Though commissioner Roger Goodell just led a collective-bargaining negotiation that resulted in NFL players being showered with money and benefits, according to Steelers Pro Bowl linebacker James Harrison, Goodell is “a crook” and “the devil.”
That’s from his latest TMQ column and, uh, what? The rest of the lead-in to the column is an argument that the real reason the players don’t like Goodell is that the players simply resent that he has the audacity to enforce rules on safety. But setting that issue aside, Easterbrook’s intimation that the player’s should feel indebted to the Commissioner for having “led a collective-bargaining negotiation that resulted” in their “being showered with money and benefits” is just silly. The media had a difficult time sorting through the many moving parts in the lockout, but this kind of White Hat/Black Hat thinking was extremely defeating. The lockout was very simple: The old deal split revenues 50/50. The owners cancelled that deal because they said their expenses had gone up, and proposed a new deal that, among other things, split revenues closer to 60/40 owners versus players. The players balked, counter-proposed, dissolved their union, and sued, all in support of trying to keep the status quo regarding revenues. Many other issues were discussed, but once it became clear that the owners could potentially face anti-trust damages (though the players’ injunction was defeated), the two sides settled on a revenue split of roughly 53/47 owners/players (there is some wiggle in these numbers, as there was in the old CBA). (The veteran players were also able to get comfortable with less overall revenue for players by lowering the amounts payable to rookies and thus grossing up some of that difference with respect to veterans.) There were other bells and whistles, but that’s basically the story: cold hard capitalism; rough and tumble dealmaking, with high stakes (lots of money to divvy up); and plenty of complexity that reduces, like all big deals, to the bottom line.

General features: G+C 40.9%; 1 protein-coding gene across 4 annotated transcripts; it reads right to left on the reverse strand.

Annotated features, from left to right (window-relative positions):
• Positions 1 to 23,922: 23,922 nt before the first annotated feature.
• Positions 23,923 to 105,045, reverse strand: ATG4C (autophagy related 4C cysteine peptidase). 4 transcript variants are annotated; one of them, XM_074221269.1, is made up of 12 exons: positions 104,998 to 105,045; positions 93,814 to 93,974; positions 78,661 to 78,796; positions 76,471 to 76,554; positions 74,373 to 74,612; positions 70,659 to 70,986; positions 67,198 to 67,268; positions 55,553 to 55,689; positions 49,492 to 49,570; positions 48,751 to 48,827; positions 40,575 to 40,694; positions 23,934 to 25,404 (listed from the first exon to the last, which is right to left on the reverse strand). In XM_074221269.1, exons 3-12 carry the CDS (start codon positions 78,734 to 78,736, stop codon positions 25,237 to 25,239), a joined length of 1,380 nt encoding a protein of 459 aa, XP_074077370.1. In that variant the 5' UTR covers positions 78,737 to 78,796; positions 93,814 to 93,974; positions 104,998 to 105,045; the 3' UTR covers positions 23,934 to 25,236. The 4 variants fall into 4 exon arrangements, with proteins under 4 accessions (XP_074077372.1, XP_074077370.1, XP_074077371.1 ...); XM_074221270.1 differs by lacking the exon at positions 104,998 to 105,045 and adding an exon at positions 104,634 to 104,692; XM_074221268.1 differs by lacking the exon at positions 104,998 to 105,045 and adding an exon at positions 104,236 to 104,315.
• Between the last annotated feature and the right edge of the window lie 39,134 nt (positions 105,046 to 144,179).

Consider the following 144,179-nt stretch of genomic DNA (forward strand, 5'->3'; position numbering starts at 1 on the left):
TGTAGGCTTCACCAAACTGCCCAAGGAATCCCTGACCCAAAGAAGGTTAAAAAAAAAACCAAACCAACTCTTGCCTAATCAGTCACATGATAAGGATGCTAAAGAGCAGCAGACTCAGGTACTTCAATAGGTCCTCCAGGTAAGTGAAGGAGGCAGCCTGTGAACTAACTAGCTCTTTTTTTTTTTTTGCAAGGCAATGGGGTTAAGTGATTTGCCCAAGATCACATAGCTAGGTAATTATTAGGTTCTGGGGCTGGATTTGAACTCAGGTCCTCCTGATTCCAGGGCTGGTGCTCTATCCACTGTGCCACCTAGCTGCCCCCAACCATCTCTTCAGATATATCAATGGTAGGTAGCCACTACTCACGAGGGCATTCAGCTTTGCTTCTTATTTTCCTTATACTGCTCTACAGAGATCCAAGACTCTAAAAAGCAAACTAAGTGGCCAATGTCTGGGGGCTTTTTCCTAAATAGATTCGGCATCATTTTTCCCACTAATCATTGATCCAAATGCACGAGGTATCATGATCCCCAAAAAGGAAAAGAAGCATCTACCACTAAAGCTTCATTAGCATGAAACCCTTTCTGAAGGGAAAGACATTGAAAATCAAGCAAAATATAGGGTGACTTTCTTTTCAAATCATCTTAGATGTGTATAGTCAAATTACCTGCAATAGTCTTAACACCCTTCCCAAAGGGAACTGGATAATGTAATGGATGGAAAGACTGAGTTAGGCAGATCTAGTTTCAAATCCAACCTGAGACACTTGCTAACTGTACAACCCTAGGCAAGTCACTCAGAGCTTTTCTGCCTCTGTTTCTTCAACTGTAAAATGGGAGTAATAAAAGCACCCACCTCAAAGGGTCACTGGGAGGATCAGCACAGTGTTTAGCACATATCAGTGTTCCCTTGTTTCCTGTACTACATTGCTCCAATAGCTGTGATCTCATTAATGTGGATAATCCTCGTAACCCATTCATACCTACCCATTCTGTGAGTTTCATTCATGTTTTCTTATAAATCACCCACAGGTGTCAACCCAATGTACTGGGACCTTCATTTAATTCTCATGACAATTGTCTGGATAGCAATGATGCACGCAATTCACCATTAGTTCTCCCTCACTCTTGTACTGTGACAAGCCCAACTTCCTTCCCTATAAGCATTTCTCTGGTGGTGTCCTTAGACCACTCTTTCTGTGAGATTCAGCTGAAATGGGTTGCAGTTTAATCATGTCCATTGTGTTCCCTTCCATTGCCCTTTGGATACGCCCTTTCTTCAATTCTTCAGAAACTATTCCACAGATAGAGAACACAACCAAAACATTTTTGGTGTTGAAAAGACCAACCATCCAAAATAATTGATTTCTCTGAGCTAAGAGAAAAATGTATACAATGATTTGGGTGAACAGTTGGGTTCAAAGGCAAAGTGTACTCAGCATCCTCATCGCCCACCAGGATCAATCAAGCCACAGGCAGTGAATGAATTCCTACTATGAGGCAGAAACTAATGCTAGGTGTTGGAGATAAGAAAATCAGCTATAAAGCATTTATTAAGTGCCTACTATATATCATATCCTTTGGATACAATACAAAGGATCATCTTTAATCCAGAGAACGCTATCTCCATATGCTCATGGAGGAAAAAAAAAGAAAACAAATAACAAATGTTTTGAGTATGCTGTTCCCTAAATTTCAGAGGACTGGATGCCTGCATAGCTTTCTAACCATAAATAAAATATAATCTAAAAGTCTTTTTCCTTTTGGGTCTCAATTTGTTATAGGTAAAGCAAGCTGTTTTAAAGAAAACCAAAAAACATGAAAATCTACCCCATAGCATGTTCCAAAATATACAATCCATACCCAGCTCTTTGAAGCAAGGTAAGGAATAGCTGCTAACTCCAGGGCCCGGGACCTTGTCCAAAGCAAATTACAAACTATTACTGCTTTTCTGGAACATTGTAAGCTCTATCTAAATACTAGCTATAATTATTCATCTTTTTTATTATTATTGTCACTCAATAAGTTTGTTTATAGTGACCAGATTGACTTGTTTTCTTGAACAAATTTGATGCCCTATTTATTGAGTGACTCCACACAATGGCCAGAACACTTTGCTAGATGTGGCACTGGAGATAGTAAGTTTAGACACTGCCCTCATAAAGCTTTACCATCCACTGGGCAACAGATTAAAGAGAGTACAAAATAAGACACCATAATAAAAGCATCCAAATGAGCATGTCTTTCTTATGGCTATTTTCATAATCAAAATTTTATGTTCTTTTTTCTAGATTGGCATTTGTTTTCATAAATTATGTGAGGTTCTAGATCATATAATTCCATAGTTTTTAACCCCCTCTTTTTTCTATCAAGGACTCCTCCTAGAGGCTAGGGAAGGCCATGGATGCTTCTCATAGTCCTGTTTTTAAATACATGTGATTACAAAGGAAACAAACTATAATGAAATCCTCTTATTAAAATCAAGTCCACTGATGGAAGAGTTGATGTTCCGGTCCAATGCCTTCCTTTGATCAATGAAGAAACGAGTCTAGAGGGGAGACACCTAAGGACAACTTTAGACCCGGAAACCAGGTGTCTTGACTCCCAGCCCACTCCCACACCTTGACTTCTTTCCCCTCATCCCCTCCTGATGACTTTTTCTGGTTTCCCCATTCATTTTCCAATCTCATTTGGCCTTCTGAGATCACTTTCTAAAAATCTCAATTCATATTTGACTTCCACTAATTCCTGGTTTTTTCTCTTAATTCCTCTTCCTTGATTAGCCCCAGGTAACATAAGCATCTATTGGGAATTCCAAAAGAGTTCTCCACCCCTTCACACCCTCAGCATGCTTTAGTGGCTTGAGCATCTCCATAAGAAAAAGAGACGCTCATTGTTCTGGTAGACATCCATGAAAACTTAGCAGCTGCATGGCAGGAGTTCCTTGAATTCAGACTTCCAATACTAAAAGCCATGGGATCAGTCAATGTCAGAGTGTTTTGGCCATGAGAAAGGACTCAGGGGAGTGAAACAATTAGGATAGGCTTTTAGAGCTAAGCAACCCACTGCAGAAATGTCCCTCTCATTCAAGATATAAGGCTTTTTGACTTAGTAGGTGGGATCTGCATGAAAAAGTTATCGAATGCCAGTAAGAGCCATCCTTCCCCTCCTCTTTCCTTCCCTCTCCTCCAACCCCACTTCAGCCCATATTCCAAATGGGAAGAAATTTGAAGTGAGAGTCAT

Indeed, Easterbrook should realize that, by signing the CBA, the players did something far more important and meaningful than talk a good game about Goodell being a good guy: By signing the CBA, they acceded power to him to enforce punishments against them. Under the CBA, the players agree to let the Commissioner impose punishments against them by applying rules created by the Commissioner, and if the player doesn’t like the punishment they may appeal the Commissioner’s punishment to the Commissioner, who can decide if the Commissioner acted fairly. So, you know, I think they have a vested interest in ensuring that the Commissioner carries out his job fairly, consistently, and proportionately.